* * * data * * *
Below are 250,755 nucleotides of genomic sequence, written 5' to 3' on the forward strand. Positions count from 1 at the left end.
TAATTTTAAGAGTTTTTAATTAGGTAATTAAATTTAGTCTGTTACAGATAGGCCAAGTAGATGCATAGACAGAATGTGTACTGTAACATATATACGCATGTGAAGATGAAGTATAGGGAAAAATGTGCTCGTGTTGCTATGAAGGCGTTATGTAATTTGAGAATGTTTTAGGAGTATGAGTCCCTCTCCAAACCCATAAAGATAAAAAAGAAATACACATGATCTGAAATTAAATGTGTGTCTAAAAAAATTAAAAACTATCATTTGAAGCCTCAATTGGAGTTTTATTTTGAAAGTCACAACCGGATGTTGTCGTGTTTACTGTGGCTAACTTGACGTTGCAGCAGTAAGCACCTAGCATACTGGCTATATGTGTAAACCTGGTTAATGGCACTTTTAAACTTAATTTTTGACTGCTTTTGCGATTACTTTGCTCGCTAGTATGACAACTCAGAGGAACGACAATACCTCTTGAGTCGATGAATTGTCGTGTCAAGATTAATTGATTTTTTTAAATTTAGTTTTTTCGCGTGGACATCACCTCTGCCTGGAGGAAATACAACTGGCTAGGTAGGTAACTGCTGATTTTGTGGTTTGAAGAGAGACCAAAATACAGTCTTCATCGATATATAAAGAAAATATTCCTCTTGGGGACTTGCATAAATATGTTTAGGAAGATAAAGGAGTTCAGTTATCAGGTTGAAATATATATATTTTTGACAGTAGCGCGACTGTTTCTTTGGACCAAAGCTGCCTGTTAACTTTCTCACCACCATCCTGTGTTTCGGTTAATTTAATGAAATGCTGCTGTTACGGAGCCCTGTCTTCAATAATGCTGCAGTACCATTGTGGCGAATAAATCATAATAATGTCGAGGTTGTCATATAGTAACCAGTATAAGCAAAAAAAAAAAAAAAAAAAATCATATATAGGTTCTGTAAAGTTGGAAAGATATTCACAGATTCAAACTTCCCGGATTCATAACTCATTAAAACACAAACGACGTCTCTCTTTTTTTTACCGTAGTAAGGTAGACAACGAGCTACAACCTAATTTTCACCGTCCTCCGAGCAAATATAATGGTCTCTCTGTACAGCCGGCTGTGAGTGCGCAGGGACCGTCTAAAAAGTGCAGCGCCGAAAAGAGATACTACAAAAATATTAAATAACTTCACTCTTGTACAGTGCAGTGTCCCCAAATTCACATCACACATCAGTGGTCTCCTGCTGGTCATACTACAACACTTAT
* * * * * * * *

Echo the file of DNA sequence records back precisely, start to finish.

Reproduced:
Below are 250,755 nucleotides of genomic sequence, written 5' to 3' on the forward strand. Positions count from 1 at the left end.
TAATTTTAAGAGTTTTTAATTAGGTAATTAAATTTAGTCTGTTACAGATAGGCCAAGTAGATGCATAGACAGAATGTGTACTGTAACATATATACGCATGTGAAGATGAAGTATAGGGAAAAATGTGCTCGTGTTGCTATGAAGGCGTTATGTAATTTGAGAATGTTTTAGGAGTATGAGTCCCTCTCCAAACCCATAAAGATAAAAAAGAAATACACATGATCTGAAATTAAATGTGTGTCTAAAAAAATTAAAAACTATCATTTGAAGCCTCAATTGGAGTTTTATTTTGAAAGTCACAACCGGATGTTGTCGTGTTTACTGTGGCTAACTTGACGTTGCAGCAGTAAGCACCTAGCATACTGGCTATATGTGTAAACCTGGTTAATGGCACTTTTAAACTTAATTTTTGACTGCTTTTGCGATTACTTTGCTCGCTAGTATGACAACTCAGAGGAACGACAATACCTCTTGAGTCGATGAATTGTCGTGTCAAGATTAATTGATTTTTTTAAATTTAGTTTTTTCGCGTGGACATCACCTCTGCCTGGAGGAAATACAACTGGCTAGGTAGGTAACTGCTGATTTTGTGGTTTGAAGAGAGACCAAAATACAGTCTTCATCGATATATAAAGAAAATATTCCTCTTGGGGACTTGCATAAATATGTTTAGGAAGATAAAGGAGTTCAGTTATCAGGTTGAAATATATATATTTTTGACAGTAGCGCGACTGTTTCTTTGGACCAAAGCTGCCTGTTAACTTTCTCACCACCATCCTGTGTTTCGGTTAATTTAATGAAATGCTGCTGTTACGGAGCCCTGTCTTCAATAATGCTGCAGTACCATTGTGGCGAATAAATCATAATAATGTCGAGGTTGTCATATAGTAACCAGTATAAGCAAAAAAAAAAAAAAAAAAAATCATATATAGGTTCTGTAAAGTTGGAAAGATATTCACAGATTCAAACTTCCCGGATTCATAACTCATTAAAACACAAACGACGTCTCTCTTTTTTTTACCGTAGTAAGGTAGACAACGAGCTACAACCTAATTTTCACCGTCCTCCGAGCAAATATAATGGTCTCTCTGTACAGCCGGCTGTGAGTGCGCAGGGACCGTCTAAAAAGTGCAGCGCCGAAAAGAGATACTACAAAAATATTAAATAACTTCACTCTTGTACAGTGCAGTGTCCCCAAATTCACATCACACATCAGTGGTCTCCTGCTGGTCATACTACAACACTTAT